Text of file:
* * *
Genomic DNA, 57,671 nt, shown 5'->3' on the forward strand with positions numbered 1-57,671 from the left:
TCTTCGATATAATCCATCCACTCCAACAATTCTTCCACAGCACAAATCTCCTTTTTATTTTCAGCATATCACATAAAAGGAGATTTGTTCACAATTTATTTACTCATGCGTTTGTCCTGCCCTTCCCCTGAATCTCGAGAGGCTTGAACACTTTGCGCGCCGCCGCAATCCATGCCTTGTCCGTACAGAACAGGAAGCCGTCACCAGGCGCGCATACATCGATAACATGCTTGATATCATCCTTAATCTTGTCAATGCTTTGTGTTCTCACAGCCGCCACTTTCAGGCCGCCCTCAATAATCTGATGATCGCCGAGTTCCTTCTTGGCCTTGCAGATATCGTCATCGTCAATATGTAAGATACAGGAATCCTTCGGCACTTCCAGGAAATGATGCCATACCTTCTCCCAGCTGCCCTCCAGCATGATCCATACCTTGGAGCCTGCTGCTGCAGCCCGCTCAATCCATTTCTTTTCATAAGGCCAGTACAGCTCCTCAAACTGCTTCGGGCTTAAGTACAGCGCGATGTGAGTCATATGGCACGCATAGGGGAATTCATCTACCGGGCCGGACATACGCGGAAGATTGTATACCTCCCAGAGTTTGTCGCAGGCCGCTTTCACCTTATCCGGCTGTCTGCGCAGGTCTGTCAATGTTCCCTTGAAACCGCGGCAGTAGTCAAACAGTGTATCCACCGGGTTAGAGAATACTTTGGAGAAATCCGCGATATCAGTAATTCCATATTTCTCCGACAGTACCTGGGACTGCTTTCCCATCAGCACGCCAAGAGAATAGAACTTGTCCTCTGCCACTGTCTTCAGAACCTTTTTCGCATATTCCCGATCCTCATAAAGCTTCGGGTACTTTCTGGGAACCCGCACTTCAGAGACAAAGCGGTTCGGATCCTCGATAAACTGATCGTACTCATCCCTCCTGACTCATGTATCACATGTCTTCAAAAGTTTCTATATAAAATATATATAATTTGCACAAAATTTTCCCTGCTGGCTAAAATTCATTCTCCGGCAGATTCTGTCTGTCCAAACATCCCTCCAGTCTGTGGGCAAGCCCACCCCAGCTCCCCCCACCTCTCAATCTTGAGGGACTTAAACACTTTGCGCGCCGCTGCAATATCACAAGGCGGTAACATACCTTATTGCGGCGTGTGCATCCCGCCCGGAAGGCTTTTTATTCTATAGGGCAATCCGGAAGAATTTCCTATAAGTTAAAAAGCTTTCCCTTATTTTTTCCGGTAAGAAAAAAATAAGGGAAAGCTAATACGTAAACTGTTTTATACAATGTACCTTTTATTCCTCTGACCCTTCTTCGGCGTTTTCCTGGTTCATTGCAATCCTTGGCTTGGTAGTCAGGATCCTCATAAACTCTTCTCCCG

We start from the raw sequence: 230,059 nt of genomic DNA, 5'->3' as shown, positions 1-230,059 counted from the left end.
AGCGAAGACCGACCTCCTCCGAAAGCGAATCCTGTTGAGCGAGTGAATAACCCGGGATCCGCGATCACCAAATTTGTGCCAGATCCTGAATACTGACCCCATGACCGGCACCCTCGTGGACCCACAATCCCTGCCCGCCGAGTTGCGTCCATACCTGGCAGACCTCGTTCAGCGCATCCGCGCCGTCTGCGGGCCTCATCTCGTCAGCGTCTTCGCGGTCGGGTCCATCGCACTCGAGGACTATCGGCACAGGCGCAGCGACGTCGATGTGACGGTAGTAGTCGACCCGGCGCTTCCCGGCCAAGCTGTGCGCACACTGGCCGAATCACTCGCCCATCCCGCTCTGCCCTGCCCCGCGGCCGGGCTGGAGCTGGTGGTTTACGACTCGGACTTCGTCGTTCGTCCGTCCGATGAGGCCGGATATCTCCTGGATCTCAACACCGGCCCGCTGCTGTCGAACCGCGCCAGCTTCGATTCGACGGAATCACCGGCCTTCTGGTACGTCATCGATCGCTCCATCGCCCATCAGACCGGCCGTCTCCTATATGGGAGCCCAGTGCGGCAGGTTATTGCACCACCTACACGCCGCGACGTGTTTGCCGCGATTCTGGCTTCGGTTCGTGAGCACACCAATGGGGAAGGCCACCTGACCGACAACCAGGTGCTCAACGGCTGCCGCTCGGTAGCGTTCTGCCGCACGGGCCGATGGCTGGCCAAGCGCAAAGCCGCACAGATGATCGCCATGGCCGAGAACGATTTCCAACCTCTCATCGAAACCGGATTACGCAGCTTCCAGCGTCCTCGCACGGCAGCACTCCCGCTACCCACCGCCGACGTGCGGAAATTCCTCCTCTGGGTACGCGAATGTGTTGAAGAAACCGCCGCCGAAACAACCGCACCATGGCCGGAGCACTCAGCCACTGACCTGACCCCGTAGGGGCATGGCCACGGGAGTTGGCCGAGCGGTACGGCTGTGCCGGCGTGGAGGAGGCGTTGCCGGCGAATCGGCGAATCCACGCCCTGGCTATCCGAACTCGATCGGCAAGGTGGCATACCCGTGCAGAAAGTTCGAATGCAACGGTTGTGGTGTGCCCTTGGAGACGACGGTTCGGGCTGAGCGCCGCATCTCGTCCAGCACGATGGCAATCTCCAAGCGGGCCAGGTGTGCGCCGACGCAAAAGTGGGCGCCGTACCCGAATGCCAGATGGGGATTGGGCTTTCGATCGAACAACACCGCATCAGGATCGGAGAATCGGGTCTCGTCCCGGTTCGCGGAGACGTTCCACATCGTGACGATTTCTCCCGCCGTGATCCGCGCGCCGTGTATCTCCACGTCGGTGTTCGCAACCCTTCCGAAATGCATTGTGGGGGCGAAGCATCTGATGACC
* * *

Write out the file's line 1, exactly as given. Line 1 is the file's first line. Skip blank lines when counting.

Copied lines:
Genomic DNA, 57,671 nt, shown 5'->3' on the forward strand with positions numbered 1-57,671 from the left: